Introduction

Submitted by AWL on 24 February, 2004 - 1:54

The Israeli-Palestinian peace talks broke down in late 2000 and had ended by February 2001. The Palestinian intifada erupted in late September 2001. A right wing, chauvinist government was installed early in 2001 by an Israeli electorate bitterly disappointed that what they saw as major concessions to the Palestinians in the peace talks had not brought settlement, and alarmed by the intensifying conflict.
The Palestinian suicide-bomb offensive against Jewish civilians pushed large numbers of Israelis, seeking safety, to back or tolerate Prime Minister Sharon's militarism against the Palestinians; the Sharon Government's brutally out-of-proportion responses to the suicide bombings and its drive to destroy the Palestinian Authority, pushed many Palestinians into support or tolerance of the suicide bombers.

George Bush's international "war on terrorism", since September 11, 2001, has given the Israeli government a free hand in their dealings with the Palestinians.

Sharon and Hamas have acted as if in tacit collusion to escalate the slaughter and make a just settlement impossible. Many of the structures of a Palestinian state that were erected in the 1990s have been destroyed.

Israel pursues tactics typical of a modern, rich, democratic "First World" state, able to use its military power to minimise politically costly casualties on its own side, while inflicting massive carnage on its qualitatively less well-equipped adversary.

Palestinian suicide-bombers, young men and occasionally women, who blow themselves up in places and at times calculated to take with them as many Jews as possible, believing that the explosion will instantly transport themselves to Paradise and "the Zionists" straight to Hell, mercilessly slaughter civilians on Israel's streets.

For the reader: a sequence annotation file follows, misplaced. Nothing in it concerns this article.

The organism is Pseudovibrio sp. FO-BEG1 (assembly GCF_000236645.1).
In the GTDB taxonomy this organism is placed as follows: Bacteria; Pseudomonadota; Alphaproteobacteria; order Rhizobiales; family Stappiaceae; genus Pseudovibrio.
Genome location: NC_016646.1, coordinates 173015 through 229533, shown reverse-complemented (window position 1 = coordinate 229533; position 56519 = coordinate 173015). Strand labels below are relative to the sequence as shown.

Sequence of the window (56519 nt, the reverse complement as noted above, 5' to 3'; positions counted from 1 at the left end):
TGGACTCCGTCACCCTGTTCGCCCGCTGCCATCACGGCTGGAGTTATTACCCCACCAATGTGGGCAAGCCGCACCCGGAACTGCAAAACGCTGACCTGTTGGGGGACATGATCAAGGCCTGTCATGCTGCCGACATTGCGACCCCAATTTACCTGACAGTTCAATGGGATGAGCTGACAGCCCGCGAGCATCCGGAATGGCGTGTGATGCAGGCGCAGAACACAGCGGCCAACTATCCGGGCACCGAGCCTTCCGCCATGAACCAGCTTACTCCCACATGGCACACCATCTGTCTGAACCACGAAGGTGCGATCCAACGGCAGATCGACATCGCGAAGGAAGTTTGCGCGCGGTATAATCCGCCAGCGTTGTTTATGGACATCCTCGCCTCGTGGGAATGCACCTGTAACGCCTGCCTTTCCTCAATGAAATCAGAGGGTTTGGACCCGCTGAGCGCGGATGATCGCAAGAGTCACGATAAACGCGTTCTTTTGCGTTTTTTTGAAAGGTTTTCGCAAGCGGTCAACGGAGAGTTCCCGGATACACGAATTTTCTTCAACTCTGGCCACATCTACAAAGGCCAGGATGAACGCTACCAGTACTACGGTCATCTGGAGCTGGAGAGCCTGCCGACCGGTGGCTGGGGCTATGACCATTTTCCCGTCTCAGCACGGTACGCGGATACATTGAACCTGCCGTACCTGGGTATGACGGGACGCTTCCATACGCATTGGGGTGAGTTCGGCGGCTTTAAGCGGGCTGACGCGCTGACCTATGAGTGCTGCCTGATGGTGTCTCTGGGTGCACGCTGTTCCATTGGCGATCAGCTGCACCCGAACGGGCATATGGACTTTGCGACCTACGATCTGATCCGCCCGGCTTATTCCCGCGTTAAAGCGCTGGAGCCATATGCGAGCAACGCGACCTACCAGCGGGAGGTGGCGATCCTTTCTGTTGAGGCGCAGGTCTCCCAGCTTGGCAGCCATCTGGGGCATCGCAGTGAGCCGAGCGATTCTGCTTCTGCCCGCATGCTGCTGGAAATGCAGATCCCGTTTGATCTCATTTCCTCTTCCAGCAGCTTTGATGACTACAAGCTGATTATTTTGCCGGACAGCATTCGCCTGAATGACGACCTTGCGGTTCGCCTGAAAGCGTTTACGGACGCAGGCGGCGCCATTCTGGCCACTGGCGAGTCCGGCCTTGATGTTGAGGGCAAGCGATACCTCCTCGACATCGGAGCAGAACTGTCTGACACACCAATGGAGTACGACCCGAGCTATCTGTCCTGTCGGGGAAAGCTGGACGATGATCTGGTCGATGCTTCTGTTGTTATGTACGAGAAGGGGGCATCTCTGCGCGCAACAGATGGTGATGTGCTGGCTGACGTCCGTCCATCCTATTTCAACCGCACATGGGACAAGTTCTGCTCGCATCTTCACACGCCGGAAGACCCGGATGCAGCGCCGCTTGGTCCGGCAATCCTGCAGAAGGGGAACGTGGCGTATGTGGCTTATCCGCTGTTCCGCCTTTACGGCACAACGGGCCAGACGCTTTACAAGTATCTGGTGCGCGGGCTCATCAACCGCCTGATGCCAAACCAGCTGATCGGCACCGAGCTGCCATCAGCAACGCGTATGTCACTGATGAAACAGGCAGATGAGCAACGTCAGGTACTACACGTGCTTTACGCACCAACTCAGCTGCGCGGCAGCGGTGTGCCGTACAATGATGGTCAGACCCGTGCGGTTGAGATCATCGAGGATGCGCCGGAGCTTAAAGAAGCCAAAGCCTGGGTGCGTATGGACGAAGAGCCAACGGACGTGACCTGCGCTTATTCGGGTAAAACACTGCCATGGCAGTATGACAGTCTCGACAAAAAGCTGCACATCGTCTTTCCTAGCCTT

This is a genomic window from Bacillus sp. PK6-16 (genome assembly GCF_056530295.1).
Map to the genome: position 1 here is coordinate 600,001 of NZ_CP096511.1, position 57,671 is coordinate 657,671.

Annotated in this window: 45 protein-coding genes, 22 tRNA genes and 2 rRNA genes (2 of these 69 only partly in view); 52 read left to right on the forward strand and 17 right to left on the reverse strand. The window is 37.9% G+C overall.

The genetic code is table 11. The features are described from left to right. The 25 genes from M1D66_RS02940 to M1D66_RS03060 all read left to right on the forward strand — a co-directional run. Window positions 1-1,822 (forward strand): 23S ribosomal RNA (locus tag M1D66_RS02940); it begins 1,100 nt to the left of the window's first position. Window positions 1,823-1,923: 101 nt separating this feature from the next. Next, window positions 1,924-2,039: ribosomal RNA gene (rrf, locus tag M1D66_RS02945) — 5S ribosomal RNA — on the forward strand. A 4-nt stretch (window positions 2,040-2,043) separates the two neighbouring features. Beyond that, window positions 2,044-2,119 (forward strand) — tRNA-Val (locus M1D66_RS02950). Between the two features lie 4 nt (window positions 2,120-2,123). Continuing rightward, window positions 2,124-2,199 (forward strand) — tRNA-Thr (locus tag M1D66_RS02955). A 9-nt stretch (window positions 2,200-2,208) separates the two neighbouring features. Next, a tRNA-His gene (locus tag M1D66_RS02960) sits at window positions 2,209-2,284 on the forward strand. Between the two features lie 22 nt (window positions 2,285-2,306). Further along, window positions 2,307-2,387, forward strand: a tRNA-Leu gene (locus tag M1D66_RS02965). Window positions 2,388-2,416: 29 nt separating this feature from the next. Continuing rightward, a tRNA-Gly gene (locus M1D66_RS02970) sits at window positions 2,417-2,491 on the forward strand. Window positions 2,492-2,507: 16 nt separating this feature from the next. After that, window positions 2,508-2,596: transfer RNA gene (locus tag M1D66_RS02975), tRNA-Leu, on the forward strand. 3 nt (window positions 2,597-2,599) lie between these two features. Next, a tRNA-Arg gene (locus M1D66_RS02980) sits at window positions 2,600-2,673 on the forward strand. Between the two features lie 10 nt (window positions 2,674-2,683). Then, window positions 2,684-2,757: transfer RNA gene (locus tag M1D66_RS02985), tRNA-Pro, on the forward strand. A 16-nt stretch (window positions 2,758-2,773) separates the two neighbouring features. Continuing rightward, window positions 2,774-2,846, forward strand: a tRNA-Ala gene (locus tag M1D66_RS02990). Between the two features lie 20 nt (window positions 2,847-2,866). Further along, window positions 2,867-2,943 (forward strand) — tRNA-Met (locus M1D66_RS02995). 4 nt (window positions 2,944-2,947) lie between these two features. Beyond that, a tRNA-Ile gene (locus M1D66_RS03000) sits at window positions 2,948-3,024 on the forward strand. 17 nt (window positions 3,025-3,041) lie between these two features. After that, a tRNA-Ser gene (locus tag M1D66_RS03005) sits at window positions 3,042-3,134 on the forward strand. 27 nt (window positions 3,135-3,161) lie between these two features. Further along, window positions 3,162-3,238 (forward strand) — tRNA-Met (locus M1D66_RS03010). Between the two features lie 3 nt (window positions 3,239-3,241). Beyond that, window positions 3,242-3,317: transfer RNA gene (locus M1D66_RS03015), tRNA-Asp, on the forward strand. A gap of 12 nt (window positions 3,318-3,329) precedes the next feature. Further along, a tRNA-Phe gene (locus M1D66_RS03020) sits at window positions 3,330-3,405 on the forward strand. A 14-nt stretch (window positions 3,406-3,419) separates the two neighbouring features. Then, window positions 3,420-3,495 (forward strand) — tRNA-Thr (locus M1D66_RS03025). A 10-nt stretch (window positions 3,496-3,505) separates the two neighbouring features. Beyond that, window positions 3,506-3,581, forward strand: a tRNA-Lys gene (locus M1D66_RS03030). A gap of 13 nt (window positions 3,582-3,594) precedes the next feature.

These are the elements of the worst phase of Jewish-Arab conflict in the Middle East for twenty years.

The situation is grim. It may become a great deal worse as a result of a new American-British war against Iraq.

What in this situation should consistent democrats and socialists do?

l Back Palestinian resistance to Israeli occupation where Palestinians are the majority.

l Demand Israeli withdrawal from the Occupied Territories. Essentially, perhaps with minor modifications, that means to the pre-1967 borders.

*Support those in Israel who oppose the occupation, and those who refuse to serve in the Israeli army in the Occupied Territories.

*Demand justice for the Palestinian nation - their immediate right to set up an independent Palestinian state, side by side with Israel, and the provision of sufficient aid and compensation to allow the Palestinians, who now live in Third World conditions side by side with First World Israel, a chance to develop their society. Those border areas of pre-1967 Israel where Palestinians are the more numerous should have the right to secede to the Palestinian state if the people there wish it.

*Argue for an overall settlement, a "historic compromise", between the surrounding Arab world and Israel, in which Israel's right to exist within secure borders is recognised by the Arab states, and its relationship with the surrounding Arab states is "normalised" - something like the proposals of the Arab Summit of March 2002.

*Champion Jewish and Arab working-class unity in the area, on the only possible basis, namely, mutual recognition of both nations' rights.

*Reject and oppose both Jewish and Arab chauvinist approaches to the conflict.